Whats LAN play you ask? Pfffff, damn console gamers. You dont remember what it was like in 1995 to spend 3 hours installing and updating MechWarrior 2, only to have it crash every 5 minutes, and then, when it finally ran for 25 minutes in a row, it felt like it was all worth it. You dont remember having to play Everquest over a 28K modem and then dying on the transport ship and having your corpse fall to the bottom of the sea where only god like characters could retrieve it. You dont remember Voodoo graphics cards, CPUs that were measured in megahertz, or 15" CRT monitors - so you sure as hell dont remember LAN gaming. And thats why Blizzard isnt including it, because as far as they are concerned, LAN gaming is dead.
Actually, there is more to it than that. LAN gaming isnt dead, its just reserved for ubergeeks and professional gamers these days. With the advent of highspeed internet, most people dont need to goto a LAN party to play an lag-free multiplayer game like Warcraft 3 or Diablo 2. But the fact is, for people living "off the grid" or who dont have access to a high speed connection, LAN gaming is still the only way to really enjoy a game with friends. The world could end in nuclear holocaust, as long as you have a car battery, an AC/DC converter, two computers and a single copy of the original Starcraft, you can enjoy a LAN battle with your Vault-Tec buddy while you wait for the radiation to die down.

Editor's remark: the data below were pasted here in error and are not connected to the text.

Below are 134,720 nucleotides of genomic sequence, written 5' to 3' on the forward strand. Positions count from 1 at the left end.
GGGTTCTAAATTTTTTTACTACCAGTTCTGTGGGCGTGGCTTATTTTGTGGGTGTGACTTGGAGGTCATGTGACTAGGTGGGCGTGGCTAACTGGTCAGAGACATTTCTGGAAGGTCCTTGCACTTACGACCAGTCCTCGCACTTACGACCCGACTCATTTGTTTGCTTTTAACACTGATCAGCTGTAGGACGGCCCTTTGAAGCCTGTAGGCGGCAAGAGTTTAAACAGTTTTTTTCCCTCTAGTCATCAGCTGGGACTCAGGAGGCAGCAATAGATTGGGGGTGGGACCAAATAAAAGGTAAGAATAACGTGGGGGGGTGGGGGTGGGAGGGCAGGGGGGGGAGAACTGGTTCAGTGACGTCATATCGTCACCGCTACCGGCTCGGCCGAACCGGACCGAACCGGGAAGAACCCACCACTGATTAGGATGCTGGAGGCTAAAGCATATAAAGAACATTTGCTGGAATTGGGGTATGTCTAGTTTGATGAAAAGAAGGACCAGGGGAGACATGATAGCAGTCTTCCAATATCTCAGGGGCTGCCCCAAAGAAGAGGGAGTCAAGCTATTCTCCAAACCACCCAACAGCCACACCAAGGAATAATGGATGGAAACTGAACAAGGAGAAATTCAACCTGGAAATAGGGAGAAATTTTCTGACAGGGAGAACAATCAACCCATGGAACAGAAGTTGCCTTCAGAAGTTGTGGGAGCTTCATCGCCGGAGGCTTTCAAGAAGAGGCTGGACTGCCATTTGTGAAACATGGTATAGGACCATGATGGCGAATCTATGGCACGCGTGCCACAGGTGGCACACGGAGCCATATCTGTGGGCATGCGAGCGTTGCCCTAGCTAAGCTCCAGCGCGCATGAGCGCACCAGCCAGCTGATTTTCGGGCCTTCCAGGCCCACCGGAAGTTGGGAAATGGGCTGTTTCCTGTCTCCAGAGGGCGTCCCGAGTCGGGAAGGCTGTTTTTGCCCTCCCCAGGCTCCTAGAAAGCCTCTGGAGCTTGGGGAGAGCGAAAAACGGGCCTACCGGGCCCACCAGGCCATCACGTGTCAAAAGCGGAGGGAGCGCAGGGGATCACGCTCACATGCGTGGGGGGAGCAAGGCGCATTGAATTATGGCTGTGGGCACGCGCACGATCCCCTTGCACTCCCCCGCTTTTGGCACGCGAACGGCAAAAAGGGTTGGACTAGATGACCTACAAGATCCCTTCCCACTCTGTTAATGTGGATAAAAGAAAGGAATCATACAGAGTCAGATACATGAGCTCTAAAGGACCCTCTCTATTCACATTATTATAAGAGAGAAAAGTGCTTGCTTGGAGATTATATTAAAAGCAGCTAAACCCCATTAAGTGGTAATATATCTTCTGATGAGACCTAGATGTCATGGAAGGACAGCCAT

Not Starcraft 2. To play this game against another human being, you must be connected to the internet. Why would they do this? There is really, truly, sadly only one possible explanation: fear of piracy. By forcing you to log into Blizzard's Battlenet, they can verify that your copy of the game is legitimate before allowing you to play. Contrast this with the original Starcraft, where Blizzard allowed you to install up to 8 "spawn" copies of the game which could all be played on a single LAN. So you could have 8 buddies over with 8 computers and only need one copy of Starcraft.
Guess what that kind of freedom did for Starcraft's popularity? Now guess what a single install only, mandatory online activation, mandatory internet only play model is going to do for the popularity of Starcraft II? Ive said it before recently and I will say it again now: the Golden Age of videogames is coming to a close. I will elaborate more on that sentiment in a future post. For now, Im going to spend a moment of silence in the memory of LAN gaming in all its greatness.